Patient Perception of Anesthesia Providers
Anesthesiology professionals are experts in a wide variety of subfields, including anesthesia care, pain management and critical care medicine.1 Members of the anesthesia team include physician anesthesiologists, anesthesiologist assistants (AAs), certified registered nurse anesthetists (CRNAs), anesthesia technicians (ATs), certified anesthesia technicians (Cer.A.T.s) and certified anesthesia technologists (Cer.A.T.T.s).2 All providers have extensive training that equips them for quality patient care before, during and after a procedure. For example, physician anesthesiologists have 12 to 14 years of training and 12,000 to 16,000 hours of clinical training.1 Despite anesthesia providers’ roles in helping patients understand the surgery and anesthesia, monitoring patients throughout surgery and caring for patients during recovery,3 patients often do not understand who anesthesiologists are or what they do.4 Anesthesiology professionals should understand their position in various tasks and patients’ perceptions of their job.
The anesthesia provider’s duty begins long before the procedure itself, with an assessment of the patient’s risk/benefit ratio.5 When evaluating the patient’s health history and current condition, the anesthesiology professional may need to challenge the extent of the surgical procedure and even refuse to provide anesthesia for a dangerous and unnecessary surgery.5 Thus, the anesthesiologist serves a crucial role in preventing procedures that are not in the patient’s best interest.5 If proceeding with a surgery, the anesthesia provider gives the patient preoperative education about anesthesia and associated risks.4 Adequate and comforting communication throughout the preoperative period is paramount, as surgery can put patients in an extremely vulnerable and unfamiliar position.6 The anesthesiologist’s educational method can deeply affect the patient’s anxiety levels.7 As induction occurs, the patient’s perception of noise is distorted, and the anesthesia provider must ensure a quiet and calm location.6 Throughout the intraoperative period, the anesthesia provider’s care includes prevention of surgical site infection,8 ensuring patient safety,9 managing pain control, monitoring vital signs and controlling medical problems or chronic issues.1 After a procedure, the anesthesia provider will answer the patient’s questions, look for evidence for injuries or complications related to anesthesia and document completion of care.6 When discharging the patient, the prescriptions chosen by the anesthesiologist may permanently affect the patient’s life outside of the hospital, including use of opioid drugs.10 According to a study by Gerstein et al., the cardiac anesthesiologist may be important to surgical outcomes.11 Anesthesia providers are key to successful patient care before, during and after a procedure.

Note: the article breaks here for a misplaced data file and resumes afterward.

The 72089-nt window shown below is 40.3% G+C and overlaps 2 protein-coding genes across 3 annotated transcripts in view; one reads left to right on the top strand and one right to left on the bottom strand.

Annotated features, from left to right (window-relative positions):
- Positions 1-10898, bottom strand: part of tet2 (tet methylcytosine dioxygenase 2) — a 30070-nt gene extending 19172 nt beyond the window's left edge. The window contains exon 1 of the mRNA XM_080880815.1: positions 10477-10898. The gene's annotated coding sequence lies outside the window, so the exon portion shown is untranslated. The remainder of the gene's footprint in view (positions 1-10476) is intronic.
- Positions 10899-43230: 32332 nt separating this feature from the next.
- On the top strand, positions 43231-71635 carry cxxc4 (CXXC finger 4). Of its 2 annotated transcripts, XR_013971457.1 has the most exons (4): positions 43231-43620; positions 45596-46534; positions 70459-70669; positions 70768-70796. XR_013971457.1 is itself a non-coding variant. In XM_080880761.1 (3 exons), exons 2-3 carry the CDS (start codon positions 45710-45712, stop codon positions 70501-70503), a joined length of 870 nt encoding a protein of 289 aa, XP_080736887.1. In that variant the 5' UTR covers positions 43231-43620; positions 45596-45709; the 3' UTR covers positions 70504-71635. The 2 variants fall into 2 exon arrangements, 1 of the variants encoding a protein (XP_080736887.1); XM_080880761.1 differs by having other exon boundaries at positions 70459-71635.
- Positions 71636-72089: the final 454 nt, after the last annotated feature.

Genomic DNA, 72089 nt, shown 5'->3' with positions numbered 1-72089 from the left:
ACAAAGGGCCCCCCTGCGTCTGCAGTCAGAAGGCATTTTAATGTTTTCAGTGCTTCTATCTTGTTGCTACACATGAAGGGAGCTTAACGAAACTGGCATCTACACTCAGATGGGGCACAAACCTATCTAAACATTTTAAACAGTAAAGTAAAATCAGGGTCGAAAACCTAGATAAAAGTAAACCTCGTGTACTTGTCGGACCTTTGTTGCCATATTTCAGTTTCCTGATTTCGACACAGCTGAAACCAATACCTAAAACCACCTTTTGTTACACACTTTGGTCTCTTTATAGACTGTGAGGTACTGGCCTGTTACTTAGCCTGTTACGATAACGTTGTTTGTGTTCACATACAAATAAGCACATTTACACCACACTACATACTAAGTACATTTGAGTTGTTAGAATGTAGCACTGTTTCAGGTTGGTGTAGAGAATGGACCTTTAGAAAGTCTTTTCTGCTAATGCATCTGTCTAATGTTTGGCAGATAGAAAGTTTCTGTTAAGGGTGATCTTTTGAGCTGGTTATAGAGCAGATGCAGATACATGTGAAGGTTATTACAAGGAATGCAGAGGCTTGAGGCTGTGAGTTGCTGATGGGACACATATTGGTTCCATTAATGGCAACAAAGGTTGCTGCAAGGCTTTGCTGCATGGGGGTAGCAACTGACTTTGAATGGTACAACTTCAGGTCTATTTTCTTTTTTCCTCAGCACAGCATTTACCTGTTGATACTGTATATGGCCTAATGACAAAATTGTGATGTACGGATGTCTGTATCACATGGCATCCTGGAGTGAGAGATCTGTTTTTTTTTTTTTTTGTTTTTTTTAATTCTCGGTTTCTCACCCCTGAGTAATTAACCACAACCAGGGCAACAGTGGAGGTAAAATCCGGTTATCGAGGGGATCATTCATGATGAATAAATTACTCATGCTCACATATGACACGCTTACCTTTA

Though anesthesiology professionals do many tasks for the patient throughout surgery, they are still known as a “silent force behind the scene.”3 Many studies have focused on patient perceptions of the anesthesia provider, with mixed results. A review by Klafta et al. showed that patients were generally unsure of the function of the anesthesiologist after induction of anesthesia, and therefore may perceive that the anesthesia provider is not physically present throughout the entire operation.4 Similarly, a study by Nagrampa et al. found that patients in a Los Angeles clinic knew anesthesia providers put patients to sleep, but were uncertain of their exact role during surgery or outside of the operating room.12 In a hospital study in China, Li et al. found that less than half of all patients surveyed recognized anesthesiologists as qualified doctors, and 77.4 percent wished to receive more information about the anesthesiologist.13 In Singh et al.’s study of a rural hospital in New Delhi, most patients were unaware of the jobs of anesthesiologists or their role in the operating room and postoperative period.14 Most patients did not recognize anesthesiology as a separate discipline.14 Baaj et al.’s study of Saudi patients found that only 16.5 percent of patients knew what anesthesia providers do during a surgical intervention.15 In Hariharan et al.’s study in Trinidad, 10 percent of patients did not know who an anesthesiologist was, and only 59 percent knew the anesthesiologist was a doctor.16 Meanwhile, some data show that the anesthesiology professional’s demeanor affects patient perceptions, even if many patients are unaware of the provider’s role.17 Forkin et al.’s study found that patients perceived anesthesiologists displaying confident body language (i.e., hands on the hips, open stance) as more confident and intelligent, more like a leader and more recommendable to care for their family members.17 Evidently, patients are unaware of the anesthesiologist’s exact role, but they still notice the anesthesia provider’s conduct.